There’s a casually absurd, almost childlike surrealism to Lovett, a man who has written songs about his affection for penguins and his distaste for pants. That borderline cartoonishness extended to his visual presentation, namely his hair, which from the inauguration of his career would be discussed by critics almost as much as his music itself. Robert Draper’s iconic 1992 Texas Monthly profile of Lovett would devote lots of ink not just to the “thatch of nuclear-radiated alfalfa sprouts” atop his head, but his face, which “suggests the elegance of an elephant tusk.” A review of Pontiac for the Associated Press posited him as “more like a Pet Shop Boy than an Oak Ridge Boy,” while Hank Hill put it more bluntly on an episode of King of the Hill: “Get out of my way, rooster boy.” When k.d. lang first met Lovett backstage at the Country Music Awards, she allegedly asked him, “Did you get into Eraserhead for free?” No matter which descriptor you chose, Lovett’s hair stuck out like a water tower on the horizon, far too large to be contained by even a ten-gallon hat. In some way, he seemed to mock his home state’s preoccupation with its own perception of big-ness, his hair an obelisk to the stubborn and endlessly self-mythologizing Texan, climbing ever higher alongside the oil wells and windmills and rockets that reach into the sky.
Music Row might have been afraid of Lovett, but they couldn’t look away. Playing songs from his debut album on a 1987 episode of Hee-Haw, he made for a dark contrast to the program’s yum-yucking y’all-come humor, a shifty-eyed drifter with a crooked grin staring straight into your soul. Hollywood couldn’t shake his gaze either. Lovett wasn’t fit to be a debonair leading man like Kris Kristofferson, or even Dwight Yoakam, but his mug was made for character acting, and Robert Altman would use him—much like Michael Mann employed Willie Nelson in Thief, or Tom Waits in the films of Jim Jarmusch—as a bit of local color in later-period works like Short Cuts and The Player. Lovett would also provide the toe-tapping Western swing score to Altman’s slight romantic comedy Dr. T & the Women, about a Dallas gynecologist whose wife has a psychotic break—a protagonist right out of a Lyle Lovett song.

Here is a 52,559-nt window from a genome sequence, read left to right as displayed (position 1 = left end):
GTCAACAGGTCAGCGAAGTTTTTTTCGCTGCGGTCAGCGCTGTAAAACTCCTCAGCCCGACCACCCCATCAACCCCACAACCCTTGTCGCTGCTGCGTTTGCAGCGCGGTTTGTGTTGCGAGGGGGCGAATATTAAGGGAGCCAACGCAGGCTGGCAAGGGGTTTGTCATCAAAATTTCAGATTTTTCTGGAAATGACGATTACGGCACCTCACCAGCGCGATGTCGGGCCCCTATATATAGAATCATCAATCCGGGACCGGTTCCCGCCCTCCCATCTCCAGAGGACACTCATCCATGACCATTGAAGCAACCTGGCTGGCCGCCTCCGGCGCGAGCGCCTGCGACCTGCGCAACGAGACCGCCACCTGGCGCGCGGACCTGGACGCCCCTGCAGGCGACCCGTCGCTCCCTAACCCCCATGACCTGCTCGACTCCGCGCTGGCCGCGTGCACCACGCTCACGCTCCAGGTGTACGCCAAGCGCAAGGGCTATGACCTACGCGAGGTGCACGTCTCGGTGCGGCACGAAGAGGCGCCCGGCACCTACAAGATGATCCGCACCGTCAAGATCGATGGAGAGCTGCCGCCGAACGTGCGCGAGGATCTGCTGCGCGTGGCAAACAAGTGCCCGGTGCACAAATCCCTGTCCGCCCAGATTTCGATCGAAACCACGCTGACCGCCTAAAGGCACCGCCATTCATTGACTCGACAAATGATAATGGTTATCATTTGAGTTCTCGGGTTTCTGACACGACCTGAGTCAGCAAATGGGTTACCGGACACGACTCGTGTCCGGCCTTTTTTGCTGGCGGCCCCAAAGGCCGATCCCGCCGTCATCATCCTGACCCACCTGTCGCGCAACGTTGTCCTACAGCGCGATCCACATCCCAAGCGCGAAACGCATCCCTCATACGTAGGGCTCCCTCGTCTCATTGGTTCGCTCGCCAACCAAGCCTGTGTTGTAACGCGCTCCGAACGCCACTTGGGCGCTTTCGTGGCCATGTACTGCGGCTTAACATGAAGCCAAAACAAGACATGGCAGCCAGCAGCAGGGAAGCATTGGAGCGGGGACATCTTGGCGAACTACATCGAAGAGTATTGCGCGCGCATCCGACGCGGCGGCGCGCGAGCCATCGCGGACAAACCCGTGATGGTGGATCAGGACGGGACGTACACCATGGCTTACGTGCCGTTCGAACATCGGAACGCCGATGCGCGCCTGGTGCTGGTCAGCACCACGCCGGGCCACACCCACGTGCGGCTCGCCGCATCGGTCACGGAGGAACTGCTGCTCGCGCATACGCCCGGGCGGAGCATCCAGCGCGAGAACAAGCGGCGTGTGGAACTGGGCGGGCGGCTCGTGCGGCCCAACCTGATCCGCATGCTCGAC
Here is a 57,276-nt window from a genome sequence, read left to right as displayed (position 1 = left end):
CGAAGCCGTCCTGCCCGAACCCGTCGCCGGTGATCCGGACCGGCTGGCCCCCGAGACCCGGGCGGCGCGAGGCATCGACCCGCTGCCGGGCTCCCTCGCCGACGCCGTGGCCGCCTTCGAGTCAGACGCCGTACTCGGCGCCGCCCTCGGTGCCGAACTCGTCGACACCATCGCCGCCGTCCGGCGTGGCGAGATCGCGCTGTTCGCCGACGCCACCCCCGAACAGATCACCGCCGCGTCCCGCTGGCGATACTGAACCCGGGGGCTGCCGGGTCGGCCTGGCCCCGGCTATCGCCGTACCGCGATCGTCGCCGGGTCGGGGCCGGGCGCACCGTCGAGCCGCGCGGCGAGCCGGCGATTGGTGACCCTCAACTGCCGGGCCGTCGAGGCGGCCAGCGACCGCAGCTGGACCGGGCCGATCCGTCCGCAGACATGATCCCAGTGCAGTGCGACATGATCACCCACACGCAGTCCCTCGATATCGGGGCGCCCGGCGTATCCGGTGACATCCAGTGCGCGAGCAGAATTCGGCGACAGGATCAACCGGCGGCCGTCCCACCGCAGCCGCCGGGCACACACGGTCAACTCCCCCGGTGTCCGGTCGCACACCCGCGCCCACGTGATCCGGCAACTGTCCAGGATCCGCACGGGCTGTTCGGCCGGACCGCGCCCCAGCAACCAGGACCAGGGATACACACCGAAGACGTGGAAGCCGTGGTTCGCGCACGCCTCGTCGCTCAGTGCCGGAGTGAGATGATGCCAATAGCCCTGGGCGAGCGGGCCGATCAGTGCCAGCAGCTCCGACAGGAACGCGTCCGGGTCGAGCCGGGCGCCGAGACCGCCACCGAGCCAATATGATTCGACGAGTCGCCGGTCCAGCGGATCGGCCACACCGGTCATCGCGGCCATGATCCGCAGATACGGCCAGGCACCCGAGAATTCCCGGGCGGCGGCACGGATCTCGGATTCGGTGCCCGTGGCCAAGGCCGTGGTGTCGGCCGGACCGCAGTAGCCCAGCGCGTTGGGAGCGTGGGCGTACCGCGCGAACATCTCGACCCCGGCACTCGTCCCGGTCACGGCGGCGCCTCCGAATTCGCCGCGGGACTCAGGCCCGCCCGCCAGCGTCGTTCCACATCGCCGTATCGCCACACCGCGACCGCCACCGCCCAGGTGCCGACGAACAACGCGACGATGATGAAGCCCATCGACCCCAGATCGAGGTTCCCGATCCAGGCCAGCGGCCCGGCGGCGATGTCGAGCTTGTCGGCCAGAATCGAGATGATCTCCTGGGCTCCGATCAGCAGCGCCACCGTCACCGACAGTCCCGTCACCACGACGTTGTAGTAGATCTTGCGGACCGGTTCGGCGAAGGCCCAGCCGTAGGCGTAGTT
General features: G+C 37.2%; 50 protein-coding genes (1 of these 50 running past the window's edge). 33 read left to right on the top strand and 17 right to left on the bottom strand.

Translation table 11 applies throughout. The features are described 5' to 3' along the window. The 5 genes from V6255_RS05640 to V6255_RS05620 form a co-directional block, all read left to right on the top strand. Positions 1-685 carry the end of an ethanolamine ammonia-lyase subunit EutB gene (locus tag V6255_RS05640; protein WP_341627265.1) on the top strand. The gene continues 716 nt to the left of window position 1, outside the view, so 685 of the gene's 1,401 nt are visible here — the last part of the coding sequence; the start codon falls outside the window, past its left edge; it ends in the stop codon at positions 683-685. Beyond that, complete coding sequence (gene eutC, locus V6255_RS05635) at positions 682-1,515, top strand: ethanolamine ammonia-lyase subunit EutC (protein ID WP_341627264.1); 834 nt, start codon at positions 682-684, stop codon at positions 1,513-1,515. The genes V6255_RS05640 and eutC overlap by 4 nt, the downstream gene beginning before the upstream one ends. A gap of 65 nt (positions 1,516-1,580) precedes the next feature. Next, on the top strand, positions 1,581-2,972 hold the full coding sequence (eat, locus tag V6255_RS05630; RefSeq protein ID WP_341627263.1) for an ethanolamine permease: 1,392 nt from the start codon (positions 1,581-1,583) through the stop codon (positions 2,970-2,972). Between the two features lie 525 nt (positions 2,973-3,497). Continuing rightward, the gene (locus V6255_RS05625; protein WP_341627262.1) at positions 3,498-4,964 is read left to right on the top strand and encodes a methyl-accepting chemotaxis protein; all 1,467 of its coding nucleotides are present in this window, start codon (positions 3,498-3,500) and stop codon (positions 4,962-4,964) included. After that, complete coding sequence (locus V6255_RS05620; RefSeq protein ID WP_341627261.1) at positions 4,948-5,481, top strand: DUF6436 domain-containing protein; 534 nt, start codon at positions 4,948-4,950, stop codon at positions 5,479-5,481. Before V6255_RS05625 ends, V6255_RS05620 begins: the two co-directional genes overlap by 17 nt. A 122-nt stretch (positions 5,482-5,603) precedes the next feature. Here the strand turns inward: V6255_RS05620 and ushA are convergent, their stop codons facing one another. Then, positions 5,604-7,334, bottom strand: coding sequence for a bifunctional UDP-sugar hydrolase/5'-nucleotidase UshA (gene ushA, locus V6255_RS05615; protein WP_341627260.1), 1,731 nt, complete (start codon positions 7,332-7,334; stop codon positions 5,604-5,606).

For all his nose-thumbing at convention, Lovett held fast to certain traditions, like a shadow you just can’t shake. In spite of the bright Hollywood lights and Nashville bigwigs that courted him, Lovett has continued to live all the while in his hometown of Klein, a once-rural and now-suburban community just north of Houston, founded in the 1840s by Lovett’s own German immigrant ancestors. By the time of Lovett’s childhood in Klein during the tail end of the baby boom, the land had been completely remade by oil and its interests. The Texas mud gave rise not only to thunderous swells of petroleum, but a metaphorical range war of simmering resentments, between the roughnecks who rushed after oil and the ranchers who wanted to hold onto the old ways. Lovett grew up somewhere in between, learning how to rope and ride on his uncle’s farm while his parents worked at Exxon. The rhinestone cowboys he sang of on “Farther Down the Line” and “Walk Through the Bottomland” may have been colorful characters, but theirs was a reality Lovett was never too far removed from, as a lifelong breeder of horses and competitive rider inducted to the Texas Cowboy Hall of Fame in 2012. Much like Larry McMurtry, Lyle Lovett may have at times traded the ranch for high society, but you could never quite take the ranch hand out of him.
Lovett approached his development as a singer-songwriter almost like a practical apprenticeship. As a reporter for The Battalion, Texas A&M’s student paper, Lovett profiled Texan songwriters like Willis Alan Ramsey, Michael Martin Murphy, and Steve Fromholz, booking many of those same acts at clubs on campus—usually with himself as the opener. Lovett used his assignments for the school paper not only to pick the brains of his idols about their craft, but sometimes even to learn songs directly from them. For all his eccentricities, Lovett approached songwriting like a journalist, detailing scandalous crimes and human interest stories alike with a mindful precision, always careful of the word count. The result landed somewhere between magical realism and creative nonfiction. Looking back at Pontiac in 2018, he explained that “Simple Song” was written like an assignment for English class: “It was the five-paragraph paper. Opening paragraph, three more paragraphs, and then one that closes. I wondered if I could write a song that way.”